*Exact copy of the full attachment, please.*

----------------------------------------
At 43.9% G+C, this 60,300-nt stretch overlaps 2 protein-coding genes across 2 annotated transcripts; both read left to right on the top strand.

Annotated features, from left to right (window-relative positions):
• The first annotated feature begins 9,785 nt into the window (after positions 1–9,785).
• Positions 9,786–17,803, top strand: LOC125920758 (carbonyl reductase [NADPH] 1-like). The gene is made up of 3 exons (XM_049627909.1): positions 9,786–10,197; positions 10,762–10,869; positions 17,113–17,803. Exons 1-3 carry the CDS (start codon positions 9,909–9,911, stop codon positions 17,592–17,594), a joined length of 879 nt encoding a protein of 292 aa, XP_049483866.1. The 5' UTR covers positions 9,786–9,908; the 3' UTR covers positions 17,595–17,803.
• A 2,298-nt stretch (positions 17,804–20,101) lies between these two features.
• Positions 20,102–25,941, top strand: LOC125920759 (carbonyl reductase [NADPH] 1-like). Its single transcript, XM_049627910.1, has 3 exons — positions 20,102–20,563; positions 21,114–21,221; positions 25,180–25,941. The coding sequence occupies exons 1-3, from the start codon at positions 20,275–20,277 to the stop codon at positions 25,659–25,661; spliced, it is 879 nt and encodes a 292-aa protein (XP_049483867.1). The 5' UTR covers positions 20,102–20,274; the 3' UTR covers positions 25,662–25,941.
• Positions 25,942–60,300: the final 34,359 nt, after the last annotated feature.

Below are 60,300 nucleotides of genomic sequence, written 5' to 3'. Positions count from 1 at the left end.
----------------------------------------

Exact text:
At 43.9% G+C, this 60,300-nt stretch overlaps 2 protein-coding genes across 2 annotated transcripts; both read left to right on the top strand.

Annotated features, from left to right (window-relative positions):
• The first annotated feature begins 9,785 nt into the window (after positions 1–9,785).
• Positions 9,786–17,803, top strand: LOC125920758 (carbonyl reductase [NADPH] 1-like). The gene is made up of 3 exons (XM_049627909.1): positions 9,786–10,197; positions 10,762–10,869; positions 17,113–17,803. Exons 1-3 carry the CDS (start codon positions 9,909–9,911, stop codon positions 17,592–17,594), a joined length of 879 nt encoding a protein of 292 aa, XP_049483866.1. The 5' UTR covers positions 9,786–9,908; the 3' UTR covers positions 17,595–17,803.
• A 2,298-nt stretch (positions 17,804–20,101) lies between these two features.
• Positions 20,102–25,941, top strand: LOC125920759 (carbonyl reductase [NADPH] 1-like). Its single transcript, XM_049627910.1, has 3 exons — positions 20,102–20,563; positions 21,114–21,221; positions 25,180–25,941. The coding sequence occupies exons 1-3, from the start codon at positions 20,275–20,277 to the stop codon at positions 25,659–25,661; spliced, it is 879 nt and encodes a 292-aa protein (XP_049483867.1). The 5' UTR covers positions 20,102–20,274; the 3' UTR covers positions 25,662–25,941.
• Positions 25,942–60,300: the final 34,359 nt, after the last annotated feature.

Below are 60,300 nucleotides of genomic sequence, written 5' to 3'. Positions count from 1 at the left end.